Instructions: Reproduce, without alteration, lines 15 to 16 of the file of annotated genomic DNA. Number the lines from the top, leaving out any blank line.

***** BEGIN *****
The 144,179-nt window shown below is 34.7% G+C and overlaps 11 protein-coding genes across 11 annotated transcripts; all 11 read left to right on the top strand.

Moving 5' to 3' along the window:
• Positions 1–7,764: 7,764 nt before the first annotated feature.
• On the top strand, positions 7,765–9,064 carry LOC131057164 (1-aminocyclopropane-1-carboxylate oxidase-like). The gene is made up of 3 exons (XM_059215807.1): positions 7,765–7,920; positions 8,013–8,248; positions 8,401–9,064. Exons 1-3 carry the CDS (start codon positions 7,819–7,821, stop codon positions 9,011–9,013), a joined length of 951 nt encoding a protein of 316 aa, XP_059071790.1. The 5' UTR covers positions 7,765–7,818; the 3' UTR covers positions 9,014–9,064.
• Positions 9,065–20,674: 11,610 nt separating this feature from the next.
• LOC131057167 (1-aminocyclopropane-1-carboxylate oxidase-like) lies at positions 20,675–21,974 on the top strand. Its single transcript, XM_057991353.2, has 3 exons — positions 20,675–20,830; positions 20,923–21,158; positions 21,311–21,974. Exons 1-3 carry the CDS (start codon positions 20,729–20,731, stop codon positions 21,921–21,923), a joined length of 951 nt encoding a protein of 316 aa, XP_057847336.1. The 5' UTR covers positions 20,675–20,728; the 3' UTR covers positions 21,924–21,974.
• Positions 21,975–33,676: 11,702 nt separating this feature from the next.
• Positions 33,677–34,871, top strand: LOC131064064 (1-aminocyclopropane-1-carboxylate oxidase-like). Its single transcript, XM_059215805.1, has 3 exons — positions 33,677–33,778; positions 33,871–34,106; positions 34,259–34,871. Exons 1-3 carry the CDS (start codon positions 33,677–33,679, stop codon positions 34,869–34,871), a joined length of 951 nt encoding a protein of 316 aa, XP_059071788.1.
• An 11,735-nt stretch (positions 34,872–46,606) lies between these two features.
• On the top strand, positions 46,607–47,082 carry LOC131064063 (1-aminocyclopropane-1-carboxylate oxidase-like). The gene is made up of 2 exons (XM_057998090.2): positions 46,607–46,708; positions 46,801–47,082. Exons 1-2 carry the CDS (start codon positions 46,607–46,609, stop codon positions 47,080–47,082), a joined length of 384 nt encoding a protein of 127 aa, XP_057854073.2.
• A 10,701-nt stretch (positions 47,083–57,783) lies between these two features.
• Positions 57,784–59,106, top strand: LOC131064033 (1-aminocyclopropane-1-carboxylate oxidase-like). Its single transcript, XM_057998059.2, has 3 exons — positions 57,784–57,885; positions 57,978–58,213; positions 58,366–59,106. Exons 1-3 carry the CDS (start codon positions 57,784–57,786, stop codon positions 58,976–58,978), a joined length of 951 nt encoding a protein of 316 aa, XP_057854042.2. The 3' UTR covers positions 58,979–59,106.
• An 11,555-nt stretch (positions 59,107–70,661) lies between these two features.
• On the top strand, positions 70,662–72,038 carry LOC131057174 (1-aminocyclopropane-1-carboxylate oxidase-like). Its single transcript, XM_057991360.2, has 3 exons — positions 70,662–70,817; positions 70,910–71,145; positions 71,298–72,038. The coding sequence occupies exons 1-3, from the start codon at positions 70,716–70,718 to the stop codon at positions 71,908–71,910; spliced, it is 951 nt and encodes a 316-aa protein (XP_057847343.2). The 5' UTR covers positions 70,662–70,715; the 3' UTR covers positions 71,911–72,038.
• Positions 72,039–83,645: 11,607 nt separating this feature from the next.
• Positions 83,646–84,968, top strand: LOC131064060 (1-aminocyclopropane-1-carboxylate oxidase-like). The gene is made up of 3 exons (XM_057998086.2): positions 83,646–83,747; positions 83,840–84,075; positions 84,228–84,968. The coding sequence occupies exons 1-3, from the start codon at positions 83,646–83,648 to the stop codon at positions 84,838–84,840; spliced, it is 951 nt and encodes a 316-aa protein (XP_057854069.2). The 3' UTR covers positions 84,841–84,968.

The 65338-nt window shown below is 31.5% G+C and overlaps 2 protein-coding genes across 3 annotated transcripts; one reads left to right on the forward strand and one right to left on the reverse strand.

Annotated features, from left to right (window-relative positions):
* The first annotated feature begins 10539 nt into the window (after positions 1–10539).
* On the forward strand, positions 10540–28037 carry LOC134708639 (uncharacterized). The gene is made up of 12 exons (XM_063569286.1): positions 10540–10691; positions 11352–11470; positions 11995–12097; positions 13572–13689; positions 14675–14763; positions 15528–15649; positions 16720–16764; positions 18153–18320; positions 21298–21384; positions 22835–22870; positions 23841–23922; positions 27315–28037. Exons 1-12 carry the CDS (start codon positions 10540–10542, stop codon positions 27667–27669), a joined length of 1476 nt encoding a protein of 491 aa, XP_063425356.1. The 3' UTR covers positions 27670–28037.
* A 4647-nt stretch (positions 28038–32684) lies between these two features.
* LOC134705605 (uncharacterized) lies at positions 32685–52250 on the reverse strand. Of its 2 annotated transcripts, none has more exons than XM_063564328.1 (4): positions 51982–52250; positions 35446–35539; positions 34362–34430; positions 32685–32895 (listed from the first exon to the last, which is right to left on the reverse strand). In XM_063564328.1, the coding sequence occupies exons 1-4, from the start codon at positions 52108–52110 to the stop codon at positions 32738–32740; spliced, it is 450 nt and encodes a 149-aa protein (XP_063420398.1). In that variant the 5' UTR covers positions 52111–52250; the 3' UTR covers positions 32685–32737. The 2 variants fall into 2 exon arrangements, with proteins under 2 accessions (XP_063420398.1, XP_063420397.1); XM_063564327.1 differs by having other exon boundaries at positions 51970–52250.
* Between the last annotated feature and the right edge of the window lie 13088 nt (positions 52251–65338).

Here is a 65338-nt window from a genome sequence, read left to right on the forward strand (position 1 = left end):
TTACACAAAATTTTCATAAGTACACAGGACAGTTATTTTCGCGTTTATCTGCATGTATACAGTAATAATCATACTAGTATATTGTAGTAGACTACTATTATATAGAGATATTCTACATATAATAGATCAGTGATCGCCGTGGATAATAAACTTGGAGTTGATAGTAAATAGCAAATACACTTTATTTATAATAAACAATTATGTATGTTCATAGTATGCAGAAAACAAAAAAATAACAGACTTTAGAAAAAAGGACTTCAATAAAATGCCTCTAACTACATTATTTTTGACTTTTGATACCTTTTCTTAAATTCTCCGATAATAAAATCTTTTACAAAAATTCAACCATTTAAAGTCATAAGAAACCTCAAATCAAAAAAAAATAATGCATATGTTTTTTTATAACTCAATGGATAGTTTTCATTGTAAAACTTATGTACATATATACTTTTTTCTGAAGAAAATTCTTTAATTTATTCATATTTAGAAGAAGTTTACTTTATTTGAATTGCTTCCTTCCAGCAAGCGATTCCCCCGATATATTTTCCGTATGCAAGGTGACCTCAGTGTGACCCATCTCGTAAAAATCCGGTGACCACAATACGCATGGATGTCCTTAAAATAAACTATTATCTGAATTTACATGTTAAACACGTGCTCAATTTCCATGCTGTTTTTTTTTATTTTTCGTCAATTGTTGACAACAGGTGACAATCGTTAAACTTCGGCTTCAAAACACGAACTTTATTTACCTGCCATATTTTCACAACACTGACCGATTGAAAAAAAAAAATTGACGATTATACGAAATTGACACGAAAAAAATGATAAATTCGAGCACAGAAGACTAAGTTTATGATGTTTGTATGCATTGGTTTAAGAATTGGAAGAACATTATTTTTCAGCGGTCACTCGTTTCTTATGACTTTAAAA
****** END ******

• Positions 72,039–83,645: 11,607 nt separating this feature from the next.
• Positions 83,646–84,968, top strand: LOC131064060 (1-aminocyclopropane-1-carboxylate oxidase-like). The gene is made up of 3 exons (XM_057998086.2): positions 83,646–83,747; positions 83,840–84,075; positions 84,228–84,968. The coding sequence occupies exons 1-3, from the start codon at positions 83,646–83,648 to the stop codon at positions 84,838–84,840; spliced, it is 951 nt and encodes a 316-aa protein (XP_057854069.2). The 3' UTR covers positions 84,841–84,968.